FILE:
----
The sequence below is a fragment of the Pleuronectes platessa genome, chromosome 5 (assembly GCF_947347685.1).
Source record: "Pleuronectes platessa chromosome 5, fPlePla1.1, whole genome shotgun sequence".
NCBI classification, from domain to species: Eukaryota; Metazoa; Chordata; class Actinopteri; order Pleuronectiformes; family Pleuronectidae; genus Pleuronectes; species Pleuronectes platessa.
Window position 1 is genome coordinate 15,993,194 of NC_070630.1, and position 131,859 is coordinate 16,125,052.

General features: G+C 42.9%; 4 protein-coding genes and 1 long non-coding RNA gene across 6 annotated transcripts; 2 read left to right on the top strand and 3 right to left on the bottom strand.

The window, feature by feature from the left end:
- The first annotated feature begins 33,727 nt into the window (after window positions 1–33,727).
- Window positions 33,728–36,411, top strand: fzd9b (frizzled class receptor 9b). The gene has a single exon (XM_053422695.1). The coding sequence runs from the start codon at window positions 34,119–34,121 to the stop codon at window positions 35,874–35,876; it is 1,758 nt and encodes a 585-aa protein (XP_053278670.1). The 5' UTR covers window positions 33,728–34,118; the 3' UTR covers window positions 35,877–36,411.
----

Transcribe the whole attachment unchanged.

The sequence below is a fragment of the Pleuronectes platessa genome, chromosome 5 (assembly GCF_947347685.1).
Source record: "Pleuronectes platessa chromosome 5, fPlePla1.1, whole genome shotgun sequence".
NCBI classification, from domain to species: Eukaryota; Metazoa; Chordata; class Actinopteri; order Pleuronectiformes; family Pleuronectidae; genus Pleuronectes; species Pleuronectes platessa.
Window position 1 is genome coordinate 15,993,194 of NC_070630.1, and position 131,859 is coordinate 16,125,052.

General features: G+C 42.9%; 4 protein-coding genes and 1 long non-coding RNA gene across 6 annotated transcripts; 2 read left to right on the top strand and 3 right to left on the bottom strand.

The window, feature by feature from the left end:
- The first annotated feature begins 33,727 nt into the window (after window positions 1–33,727).
- Window positions 33,728–36,411, top strand: fzd9b (frizzled class receptor 9b). The gene has a single exon (XM_053422695.1). The coding sequence runs from the start codon at window positions 34,119–34,121 to the stop codon at window positions 35,874–35,876; it is 1,758 nt and encodes a 585-aa protein (XP_053278670.1). The 5' UTR covers window positions 33,728–34,118; the 3' UTR covers window positions 35,877–36,411.